Although Table Manners’ provocative title speaks to colonially-instigated questions surrounding the manner in which Africans traditionally eat, the piece is, for Saro-Wiwa, really about place and power. The act of eating and consuming the food drawn from the land re-inscribes and re-insinuates the eater back into the landscape in a physical and metaphysical way, rendering a quotidian action into an act of defiance. The somewhat confrontational action speaks of agency, power, sexuality, ownership and stewardship. The performance is sublimated ritual and resistance. An act of insistence which takes on a particular resonance when considering the fractured relationship with the land that has been imposed on Niger Delta peoples over the last 100 years.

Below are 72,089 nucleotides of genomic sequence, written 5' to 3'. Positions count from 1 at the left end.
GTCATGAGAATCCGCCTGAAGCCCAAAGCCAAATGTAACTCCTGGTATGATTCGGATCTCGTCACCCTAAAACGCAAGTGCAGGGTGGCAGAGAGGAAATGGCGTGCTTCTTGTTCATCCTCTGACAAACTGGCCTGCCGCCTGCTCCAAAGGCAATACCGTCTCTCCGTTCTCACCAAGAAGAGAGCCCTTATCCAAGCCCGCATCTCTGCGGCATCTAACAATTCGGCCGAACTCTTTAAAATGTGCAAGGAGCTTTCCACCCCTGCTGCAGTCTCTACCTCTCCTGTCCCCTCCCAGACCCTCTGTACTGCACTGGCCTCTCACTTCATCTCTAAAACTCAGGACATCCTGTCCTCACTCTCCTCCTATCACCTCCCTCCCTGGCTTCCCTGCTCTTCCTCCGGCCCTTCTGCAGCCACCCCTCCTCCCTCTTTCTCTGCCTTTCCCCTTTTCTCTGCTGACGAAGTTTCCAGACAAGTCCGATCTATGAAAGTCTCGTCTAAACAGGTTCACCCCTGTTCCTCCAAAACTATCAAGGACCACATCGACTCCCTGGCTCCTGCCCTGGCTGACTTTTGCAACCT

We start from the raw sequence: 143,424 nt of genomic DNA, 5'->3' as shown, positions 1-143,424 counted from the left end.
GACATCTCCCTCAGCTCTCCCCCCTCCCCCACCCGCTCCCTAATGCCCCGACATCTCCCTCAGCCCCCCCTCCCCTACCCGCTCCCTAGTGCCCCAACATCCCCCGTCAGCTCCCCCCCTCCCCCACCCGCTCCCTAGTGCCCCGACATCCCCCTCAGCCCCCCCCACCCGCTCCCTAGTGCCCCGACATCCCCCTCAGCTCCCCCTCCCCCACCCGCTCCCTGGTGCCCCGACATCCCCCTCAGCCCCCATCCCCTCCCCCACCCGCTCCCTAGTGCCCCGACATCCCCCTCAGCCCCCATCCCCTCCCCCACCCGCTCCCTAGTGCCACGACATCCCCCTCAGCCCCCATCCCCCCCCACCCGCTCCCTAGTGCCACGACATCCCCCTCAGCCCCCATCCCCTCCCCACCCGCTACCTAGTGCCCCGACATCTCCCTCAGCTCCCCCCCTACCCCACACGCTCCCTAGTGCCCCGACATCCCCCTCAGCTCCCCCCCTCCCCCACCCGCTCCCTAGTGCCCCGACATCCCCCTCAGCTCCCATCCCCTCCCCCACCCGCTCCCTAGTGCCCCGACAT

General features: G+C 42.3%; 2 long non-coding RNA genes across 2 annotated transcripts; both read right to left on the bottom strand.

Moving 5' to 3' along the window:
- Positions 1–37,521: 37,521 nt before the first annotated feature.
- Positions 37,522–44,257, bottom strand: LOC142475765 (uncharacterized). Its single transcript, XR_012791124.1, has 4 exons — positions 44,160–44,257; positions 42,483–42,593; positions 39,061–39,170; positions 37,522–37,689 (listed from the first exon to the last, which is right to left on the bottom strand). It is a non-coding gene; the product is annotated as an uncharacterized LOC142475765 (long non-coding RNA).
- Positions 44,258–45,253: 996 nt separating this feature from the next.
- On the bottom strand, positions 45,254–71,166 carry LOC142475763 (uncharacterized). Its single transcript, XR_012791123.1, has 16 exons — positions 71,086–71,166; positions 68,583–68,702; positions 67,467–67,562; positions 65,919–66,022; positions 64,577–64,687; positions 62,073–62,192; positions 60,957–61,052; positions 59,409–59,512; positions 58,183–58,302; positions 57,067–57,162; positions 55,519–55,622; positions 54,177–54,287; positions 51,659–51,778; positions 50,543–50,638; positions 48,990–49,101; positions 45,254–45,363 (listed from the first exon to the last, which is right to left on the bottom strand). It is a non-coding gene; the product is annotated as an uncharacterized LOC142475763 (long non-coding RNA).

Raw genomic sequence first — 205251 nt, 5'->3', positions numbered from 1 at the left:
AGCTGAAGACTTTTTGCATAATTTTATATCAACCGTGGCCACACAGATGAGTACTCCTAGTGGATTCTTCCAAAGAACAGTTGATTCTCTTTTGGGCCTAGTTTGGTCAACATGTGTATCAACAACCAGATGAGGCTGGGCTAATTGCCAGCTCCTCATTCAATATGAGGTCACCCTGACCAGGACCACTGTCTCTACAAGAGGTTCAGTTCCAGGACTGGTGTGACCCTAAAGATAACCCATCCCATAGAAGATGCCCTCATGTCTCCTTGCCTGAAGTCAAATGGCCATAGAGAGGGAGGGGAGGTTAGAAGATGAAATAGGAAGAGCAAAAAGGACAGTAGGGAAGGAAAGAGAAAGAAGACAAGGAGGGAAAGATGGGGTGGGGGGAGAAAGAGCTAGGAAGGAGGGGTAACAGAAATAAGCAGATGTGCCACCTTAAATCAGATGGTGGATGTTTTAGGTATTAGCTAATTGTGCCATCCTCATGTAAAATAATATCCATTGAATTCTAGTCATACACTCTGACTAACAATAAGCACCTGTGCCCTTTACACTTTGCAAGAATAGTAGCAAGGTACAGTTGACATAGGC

The work has been shown at Blaffer Art Museum, Houston; Tate Britain, London; The Walther Collection, NYC and Germany; Krannert Museum, Illinois, Prospect 4 in New Orleans and as part of the Landmarks Series at Austin University in April 2018, at Tiwani Gallery in London, at Art Basel Miami and at the Fowler Museum, LA amongst other institutions.